Primary outcomes evaluated fMRI signal changes, indicating increased blood flow and an inferred increase in metabolic activity, in specific brain areas that included insula, hippocampus, striatum, and other areas, in addition to the MFC and OFC.
Females had increased MFC response for high- versus low-calorie visual cues (β 0.21, 95% CI 0.05-0.37; P=0.01) and for sweet versus nonfood cues (β 0.22, 95% CI 0.02-0.42; P=0.03). They also had increased OFC response for food versus nonfood cues (β 0.12, 95% CI 0.02-0.22; P=0.03) and for sweet versus nonfood cues (β 0.15, 95% CI 0.03-0.27; P=0.01).
Post-hoc analysis considered contributions to fMRI signal changes among the six possible BMI-sex combinations for the savory versus nonfood comparison.
Female participants with obesity contributed disproportionately to the three-way interaction among BMI status, sex, and drink condition on MFC response to savory versus nonfood cues, Page and colleagues observed. “Differences were not found in other subgroups,” they wrote.
“The study by Page and colleagues is of great importance as it provides novel insights into how adiposity and sex are associated with neural and behavioral outcomes of NNS ingestion,” noted Stephanie Kullmann, PhD, of University of Tübingen in Germany, in an accompanying editorial.
“They show for the first time that female individuals with obesity are particularly vulnerable to greater neural responsivity elicited by acute sucralose consumption, particularly in prefrontal reward-associated brain regions,” she wrote. “This raises the possibility that adding NNSs to our diet to increase sweetness could impair the brain’s responsivity to food, with negative consequences for eating behavior and metabolism, particularly in women.”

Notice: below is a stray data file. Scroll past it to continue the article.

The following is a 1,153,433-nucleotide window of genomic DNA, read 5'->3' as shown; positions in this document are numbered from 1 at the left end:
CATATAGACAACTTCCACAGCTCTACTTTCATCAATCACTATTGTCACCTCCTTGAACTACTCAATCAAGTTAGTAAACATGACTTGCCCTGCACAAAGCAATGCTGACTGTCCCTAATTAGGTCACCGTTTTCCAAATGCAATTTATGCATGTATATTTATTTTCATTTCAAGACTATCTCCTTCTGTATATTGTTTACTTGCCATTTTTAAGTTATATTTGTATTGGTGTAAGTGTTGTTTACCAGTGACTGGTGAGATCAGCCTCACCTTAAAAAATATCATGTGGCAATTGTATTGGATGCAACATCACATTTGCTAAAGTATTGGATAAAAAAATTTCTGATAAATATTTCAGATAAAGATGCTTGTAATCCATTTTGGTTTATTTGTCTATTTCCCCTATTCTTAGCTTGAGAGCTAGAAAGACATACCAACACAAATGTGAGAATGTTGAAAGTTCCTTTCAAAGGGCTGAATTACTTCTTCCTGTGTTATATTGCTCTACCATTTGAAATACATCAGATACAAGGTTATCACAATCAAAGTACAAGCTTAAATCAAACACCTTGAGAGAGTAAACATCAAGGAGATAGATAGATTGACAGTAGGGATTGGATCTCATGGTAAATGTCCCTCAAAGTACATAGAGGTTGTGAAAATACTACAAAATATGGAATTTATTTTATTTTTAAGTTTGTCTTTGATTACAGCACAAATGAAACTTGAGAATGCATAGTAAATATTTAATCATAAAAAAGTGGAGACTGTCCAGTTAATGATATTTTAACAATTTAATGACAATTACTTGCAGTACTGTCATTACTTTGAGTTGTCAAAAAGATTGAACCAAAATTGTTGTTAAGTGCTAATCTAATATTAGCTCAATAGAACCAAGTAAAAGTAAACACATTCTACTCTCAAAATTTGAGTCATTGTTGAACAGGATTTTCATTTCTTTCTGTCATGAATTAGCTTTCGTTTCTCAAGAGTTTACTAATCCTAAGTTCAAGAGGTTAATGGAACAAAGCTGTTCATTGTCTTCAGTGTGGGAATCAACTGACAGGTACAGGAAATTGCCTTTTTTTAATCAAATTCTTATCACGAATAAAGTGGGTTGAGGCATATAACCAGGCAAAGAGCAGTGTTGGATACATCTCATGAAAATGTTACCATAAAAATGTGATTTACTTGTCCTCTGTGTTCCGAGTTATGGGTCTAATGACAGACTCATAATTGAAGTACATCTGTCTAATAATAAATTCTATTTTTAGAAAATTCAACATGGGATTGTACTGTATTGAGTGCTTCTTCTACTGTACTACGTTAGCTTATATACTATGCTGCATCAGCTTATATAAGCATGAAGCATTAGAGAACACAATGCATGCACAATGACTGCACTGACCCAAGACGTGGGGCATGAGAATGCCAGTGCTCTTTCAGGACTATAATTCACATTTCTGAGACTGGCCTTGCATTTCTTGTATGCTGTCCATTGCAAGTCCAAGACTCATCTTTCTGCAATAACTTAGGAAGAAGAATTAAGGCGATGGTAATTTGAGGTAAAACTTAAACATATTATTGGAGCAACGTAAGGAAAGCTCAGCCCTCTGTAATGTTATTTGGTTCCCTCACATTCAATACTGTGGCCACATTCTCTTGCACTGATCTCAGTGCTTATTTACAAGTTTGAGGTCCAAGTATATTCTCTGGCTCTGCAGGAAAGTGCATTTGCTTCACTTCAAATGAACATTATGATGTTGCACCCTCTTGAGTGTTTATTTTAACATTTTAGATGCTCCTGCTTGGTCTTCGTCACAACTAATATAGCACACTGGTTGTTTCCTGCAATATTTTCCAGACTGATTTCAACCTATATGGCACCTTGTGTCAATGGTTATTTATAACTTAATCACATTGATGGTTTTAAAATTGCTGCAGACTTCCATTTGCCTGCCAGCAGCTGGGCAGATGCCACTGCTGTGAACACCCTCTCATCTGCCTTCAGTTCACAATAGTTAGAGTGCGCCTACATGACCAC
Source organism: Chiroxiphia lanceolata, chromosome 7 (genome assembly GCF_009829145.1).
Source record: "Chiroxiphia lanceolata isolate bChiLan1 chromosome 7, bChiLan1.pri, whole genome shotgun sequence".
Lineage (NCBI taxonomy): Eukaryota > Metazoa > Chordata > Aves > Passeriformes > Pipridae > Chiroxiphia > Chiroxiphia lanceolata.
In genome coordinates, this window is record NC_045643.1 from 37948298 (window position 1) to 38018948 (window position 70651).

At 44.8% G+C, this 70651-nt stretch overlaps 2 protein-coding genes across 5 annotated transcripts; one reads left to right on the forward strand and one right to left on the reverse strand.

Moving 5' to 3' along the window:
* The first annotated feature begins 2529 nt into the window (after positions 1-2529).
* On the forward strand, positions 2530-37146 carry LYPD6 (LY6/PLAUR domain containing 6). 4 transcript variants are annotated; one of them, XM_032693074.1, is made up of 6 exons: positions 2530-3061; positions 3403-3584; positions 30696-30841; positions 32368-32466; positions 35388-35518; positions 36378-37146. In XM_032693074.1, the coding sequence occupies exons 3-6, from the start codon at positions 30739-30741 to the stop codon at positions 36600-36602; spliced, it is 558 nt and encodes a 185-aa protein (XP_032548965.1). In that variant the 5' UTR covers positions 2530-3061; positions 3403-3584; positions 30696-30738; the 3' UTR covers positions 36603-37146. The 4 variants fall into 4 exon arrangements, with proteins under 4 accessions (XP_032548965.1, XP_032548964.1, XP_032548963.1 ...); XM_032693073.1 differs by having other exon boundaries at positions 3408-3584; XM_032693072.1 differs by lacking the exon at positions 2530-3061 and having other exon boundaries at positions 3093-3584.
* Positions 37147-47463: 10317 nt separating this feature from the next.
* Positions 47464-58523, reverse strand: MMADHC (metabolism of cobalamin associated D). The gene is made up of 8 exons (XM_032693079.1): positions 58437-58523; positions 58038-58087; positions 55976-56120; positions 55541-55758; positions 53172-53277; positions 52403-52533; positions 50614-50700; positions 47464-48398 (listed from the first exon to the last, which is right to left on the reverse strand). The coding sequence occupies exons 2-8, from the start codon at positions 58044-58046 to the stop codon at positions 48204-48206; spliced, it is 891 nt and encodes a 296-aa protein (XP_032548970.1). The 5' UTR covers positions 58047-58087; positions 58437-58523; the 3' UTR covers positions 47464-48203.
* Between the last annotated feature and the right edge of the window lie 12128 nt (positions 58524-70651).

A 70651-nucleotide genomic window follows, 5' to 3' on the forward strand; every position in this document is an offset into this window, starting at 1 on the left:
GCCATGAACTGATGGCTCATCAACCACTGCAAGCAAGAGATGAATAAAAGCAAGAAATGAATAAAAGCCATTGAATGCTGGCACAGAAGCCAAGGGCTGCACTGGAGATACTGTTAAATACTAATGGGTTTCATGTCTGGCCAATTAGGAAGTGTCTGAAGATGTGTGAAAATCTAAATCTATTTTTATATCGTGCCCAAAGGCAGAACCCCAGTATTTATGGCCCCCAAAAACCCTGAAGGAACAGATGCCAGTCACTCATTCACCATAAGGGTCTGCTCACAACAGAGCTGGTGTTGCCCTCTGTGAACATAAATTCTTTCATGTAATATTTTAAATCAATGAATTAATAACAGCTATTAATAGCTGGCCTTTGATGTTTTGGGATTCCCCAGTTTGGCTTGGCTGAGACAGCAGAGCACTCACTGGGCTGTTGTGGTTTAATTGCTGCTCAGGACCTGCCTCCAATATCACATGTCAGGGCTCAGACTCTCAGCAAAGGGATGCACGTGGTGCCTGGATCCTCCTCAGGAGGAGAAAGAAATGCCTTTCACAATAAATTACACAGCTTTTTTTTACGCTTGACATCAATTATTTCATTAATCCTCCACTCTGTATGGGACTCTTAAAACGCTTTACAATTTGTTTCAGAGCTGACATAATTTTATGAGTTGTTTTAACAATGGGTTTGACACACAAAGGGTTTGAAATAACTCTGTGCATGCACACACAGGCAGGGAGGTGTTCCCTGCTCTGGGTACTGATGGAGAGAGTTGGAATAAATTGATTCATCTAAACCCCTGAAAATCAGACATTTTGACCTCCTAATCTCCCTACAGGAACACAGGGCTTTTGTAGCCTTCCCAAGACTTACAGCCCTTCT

A recent study suggested that short-term daily consumption of sucralose can alter neural and metabolic sensitivity to sugar when consumed with carbohydrates, Kullmann pointed out. “Hence, in addition to the individual biological factors discussed by Page et al, neurobehavioral and metabolic consequences of NNS ingestion may also depend on how they are consumed,” she noted.
Before recommending or discouraging the use of NNSs, further studies on a variety of neurobehavioral and metabolic outcomes are warranted, Kullmann added. “The study by Page et al clearly points out the importance of considering sex and adiposity in future research to give individual tailored dietary recommendations for body weight management,” she wrote.
Limitations of the study included the possibility that NNSs other than sucralose may cause different effects on neuroendocrine regulation of appetite and eating behavior. Different patterns of carbohydrate consumption dose and timing with respect to NNS consumption may modify the results seen in the trial.
Neural responses, metabolic profile, and eating behavior differed after consuming the non-nutritive sweetener (NNS) sucralose versus the nutritive sugar sucrose, a randomized trial found.
Females and people with obesity may be particularly sensitive to the disparate neural responsivity between sucralose and sucrose.
Paul Smyth, MD, Contributing Writer, BreakingMED™
This work was supported by the NIH National Institute of Diabetes and Digestive and Kidney Diseases.
Page had no disclosures.
Kullmann had no disclosures.
Cat ID: 795
Topic ID: 76,795,730,795,130,51,518,94,917,925